If you get a feeling of deja vu when you press play on The Radio Dept’s first album in six years, it is entirely understandable. The first track, Sloboda Narodu, uses the same sample as the Death to Fascism single the band pumped out for the 2014 Swedish election. The Serbo-Croat audio, meaning freedom to the people, is simultaneously as explicit and opaque as the band themselves can be.
The political edge that began with Freddie and the Trojan Horse back in 2008 and was repeated on Death to Fascism returns again on Running Out Of Love in the form of Swedish Guns – a reminder than squeaky clean Sweden makes money selling weapons to some very dubious countries – and whilst there is a continuity to Running Out Of Love, as it progresses we see a different band altogether emerge. Whilst Sloboda Narodu could have come from any of the band’s ethereal but clean middle-period records, Running Out of Love as a complete record is something quite unexpected. The Radio Dept appear to have made a deep house album.
Not only is there as much synth and sampling as there is guitar on the band’s comeback, overlaid with the familiar drum machine tracks that characterised even the band’s earlier more shoegaze-inspired material, there are deep beats aplenty. The Radio Dept have always had a tendency to sound like a soundtrack to something else, and much of the album is prime for 15-second documentary transitions on BBC Four, but by the time final track Teach Me To Forget comes along we are firmly in dance territory. The trance synths and the repetitive anthemic vocals are more reminiscent of Kleerup than of the low-fi fuzzy indie that made The Radio Dept cult names.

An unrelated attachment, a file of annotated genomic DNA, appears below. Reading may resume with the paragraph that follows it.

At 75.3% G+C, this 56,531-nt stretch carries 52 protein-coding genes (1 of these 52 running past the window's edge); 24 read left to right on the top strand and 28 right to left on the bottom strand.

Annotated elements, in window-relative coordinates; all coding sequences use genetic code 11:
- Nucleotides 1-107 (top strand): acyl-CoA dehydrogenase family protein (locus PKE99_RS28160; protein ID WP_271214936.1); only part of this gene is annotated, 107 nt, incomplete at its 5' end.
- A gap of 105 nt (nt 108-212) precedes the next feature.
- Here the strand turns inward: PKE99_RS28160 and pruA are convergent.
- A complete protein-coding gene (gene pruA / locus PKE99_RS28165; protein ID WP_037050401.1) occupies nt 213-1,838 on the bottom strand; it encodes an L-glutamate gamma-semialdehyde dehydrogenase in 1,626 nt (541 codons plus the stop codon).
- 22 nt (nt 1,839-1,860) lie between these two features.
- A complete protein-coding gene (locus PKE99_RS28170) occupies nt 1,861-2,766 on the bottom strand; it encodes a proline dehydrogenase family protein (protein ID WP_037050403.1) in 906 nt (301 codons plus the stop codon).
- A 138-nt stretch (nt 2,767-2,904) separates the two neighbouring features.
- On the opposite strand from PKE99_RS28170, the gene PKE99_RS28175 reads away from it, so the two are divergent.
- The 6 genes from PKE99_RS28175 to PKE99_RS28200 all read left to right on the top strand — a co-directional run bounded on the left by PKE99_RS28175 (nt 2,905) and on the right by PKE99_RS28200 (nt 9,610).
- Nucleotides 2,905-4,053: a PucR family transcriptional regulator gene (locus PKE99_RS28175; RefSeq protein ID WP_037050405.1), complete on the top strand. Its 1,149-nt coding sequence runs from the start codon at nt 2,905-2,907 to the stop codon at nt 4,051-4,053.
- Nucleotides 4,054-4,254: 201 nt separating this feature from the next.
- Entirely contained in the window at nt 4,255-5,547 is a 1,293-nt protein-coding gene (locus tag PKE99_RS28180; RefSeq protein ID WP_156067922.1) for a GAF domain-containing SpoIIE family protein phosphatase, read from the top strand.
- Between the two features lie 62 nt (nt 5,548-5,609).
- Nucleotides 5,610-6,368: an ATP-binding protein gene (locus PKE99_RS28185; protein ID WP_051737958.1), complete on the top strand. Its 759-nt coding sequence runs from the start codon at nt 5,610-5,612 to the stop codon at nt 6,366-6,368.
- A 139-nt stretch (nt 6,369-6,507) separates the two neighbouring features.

The most striking thing about a record six years in the making, though, is how incomplete it feels. The Radio Dept have never wowed, but rather floated in and out of the music scene and grown with each listen. In the case of Running Out Of Love, the record as a whole feels like an attempt to produce an album from what should have been an EP, halfway between a new sound and familiar ground without committing to either.
But then you can never judge The Radio Dept according to normal standards. They are a band so averse to critical and market thinking that they rarely play live shows and have been known to entirely ignore label requests to produce music, whilst at the same time recording a seemingly exponential number of tracks which fade into one another. Listening to The Radio Dept is not so much a question of taking in whole records as letting the peaks rise from the wave of background noise. The bigger their corpus of work becomes a multi-decade ambient project, and one that at times is seemingly not even intended for its listeners. It has been a long wait for Running Out Of Love, and the result is a band doing exactly what they have always done. Who are we to argue?